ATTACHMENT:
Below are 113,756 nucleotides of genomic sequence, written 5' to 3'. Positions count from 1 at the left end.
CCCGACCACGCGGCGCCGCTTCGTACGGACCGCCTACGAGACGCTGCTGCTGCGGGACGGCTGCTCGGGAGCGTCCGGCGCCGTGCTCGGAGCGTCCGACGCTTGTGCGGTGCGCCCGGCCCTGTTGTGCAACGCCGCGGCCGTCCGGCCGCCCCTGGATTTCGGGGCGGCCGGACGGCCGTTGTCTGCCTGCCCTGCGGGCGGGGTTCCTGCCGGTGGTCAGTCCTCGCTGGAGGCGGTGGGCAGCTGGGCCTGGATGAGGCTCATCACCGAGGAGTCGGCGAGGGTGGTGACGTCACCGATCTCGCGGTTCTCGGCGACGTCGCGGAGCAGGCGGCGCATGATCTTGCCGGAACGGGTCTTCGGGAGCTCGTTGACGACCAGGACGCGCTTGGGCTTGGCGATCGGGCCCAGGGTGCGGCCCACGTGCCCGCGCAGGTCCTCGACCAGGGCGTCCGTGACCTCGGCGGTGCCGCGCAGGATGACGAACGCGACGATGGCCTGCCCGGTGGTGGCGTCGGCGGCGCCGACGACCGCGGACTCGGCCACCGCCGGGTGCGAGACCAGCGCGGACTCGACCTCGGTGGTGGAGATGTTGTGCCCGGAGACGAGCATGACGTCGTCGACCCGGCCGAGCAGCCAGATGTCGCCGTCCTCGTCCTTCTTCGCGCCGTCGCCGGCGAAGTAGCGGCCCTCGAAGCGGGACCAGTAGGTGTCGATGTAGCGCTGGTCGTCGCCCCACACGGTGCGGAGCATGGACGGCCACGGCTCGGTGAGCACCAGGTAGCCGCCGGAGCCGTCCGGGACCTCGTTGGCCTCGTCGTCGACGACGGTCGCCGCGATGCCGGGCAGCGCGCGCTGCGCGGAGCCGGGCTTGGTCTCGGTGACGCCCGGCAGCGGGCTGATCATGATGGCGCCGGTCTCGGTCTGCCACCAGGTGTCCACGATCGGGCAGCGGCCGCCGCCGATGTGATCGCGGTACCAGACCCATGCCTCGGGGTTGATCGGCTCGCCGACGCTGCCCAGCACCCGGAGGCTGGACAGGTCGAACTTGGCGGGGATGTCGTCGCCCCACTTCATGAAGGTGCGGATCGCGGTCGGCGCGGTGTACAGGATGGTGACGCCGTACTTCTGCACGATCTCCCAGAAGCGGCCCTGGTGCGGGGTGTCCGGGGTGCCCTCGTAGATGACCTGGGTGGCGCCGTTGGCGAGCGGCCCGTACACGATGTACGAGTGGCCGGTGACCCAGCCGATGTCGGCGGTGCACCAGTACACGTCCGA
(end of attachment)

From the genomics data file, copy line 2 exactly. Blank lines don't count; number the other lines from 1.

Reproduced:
CCCGACCACGCGGCGCCGCTTCGTACGGACCGCCTACGAGACGCTGCTGCTGCGGGACGGCTGCTCGGGAGCGTCCGGCGCCGTGCTCGGAGCGTCCGACGCTTGTGCGGTGCGCCCGGCCCTGTTGTGCAACGCCGCGGCCGTCCGGCCGCCCCTGGATTTCGGGGCGGCCGGACGGCCGTTGTCTGCCTGCCCTGCGGGCGGGGTTCCTGCCGGTGGTCAGTCCTCGCTGGAGGCGGTGGGCAGCTGGGCCTGGATGAGGCTCATCACCGAGGAGTCGGCGAGGGTGGTGACGTCACCGATCTCGCGGTTCTCGGCGACGTCGCGGAGCAGGCGGCGCATGATCTTGCCGGAACGGGTCTTCGGGAGCTCGTTGACGACCAGGACGCGCTTGGGCTTGGCGATCGGGCCCAGGGTGCGGCCCACGTGCCCGCGCAGGTCCTCGACCAGGGCGTCCGTGACCTCGGCGGTGCCGCGCAGGATGACGAACGCGACGATGGCCTGCCCGGTGGTGGCGTCGGCGGCGCCGACGACCGCGGACTCGGCCACCGCCGGGTGCGAGACCAGCGCGGACTCGACCTCGGTGGTGGAGATGTTGTGCCCGGAGACGAGCATGACGTCGTCGACCCGGCCGAGCAGCCAGATGTCGCCGTCCTCGTCCTTCTTCGCGCCGTCGCCGGCGAAGTAGCGGCCCTCGAAGCGGGACCAGTAGGTGTCGATGTAGCGCTGGTCGTCGCCCCACACGGTGCGGAGCATGGACGGCCACGGCTCGGTGAGCACCAGGTAGCCGCCGGAGCCGTCCGGGACCTCGTTGGCCTCGTCGTCGACGACGGTCGCCGCGATGCCGGGCAGCGCGCGCTGCGCGGAGCCGGGCTTGGTCTCGGTGACGCCCGGCAGCGGGCTGATCATGATGGCGCCGGTCTCGGTCTGCCACCAGGTGTCCACGATCGGGCAGCGGCCGCCGCCGATGTGATCGCGGTACCAGACCCATGCCTCGGGGTTGATCGGCTCGCCGACGCTGCCCAGCACCCGGAGGCTGGACAGGTCGAACTTGGCGGGGATGTCGTCGCCCCACTTCATGAAGGTGCGGATCGCGGTCGGCGCGGTGTACAGGATGGTGACGCCGTACTTCTGCACGATCTCCCAGAAGCGGCCCTGGTGCGGGGTGTCCGGGGTGCCCTCGTAGATGACCTGGGTGGCGCCGTTGGCGAGCGGCCCGTACACGATGTACGAGTGGCCGGTGACCCAGCCGATGTCGGCGGTGCACCAGTACACGTCCGA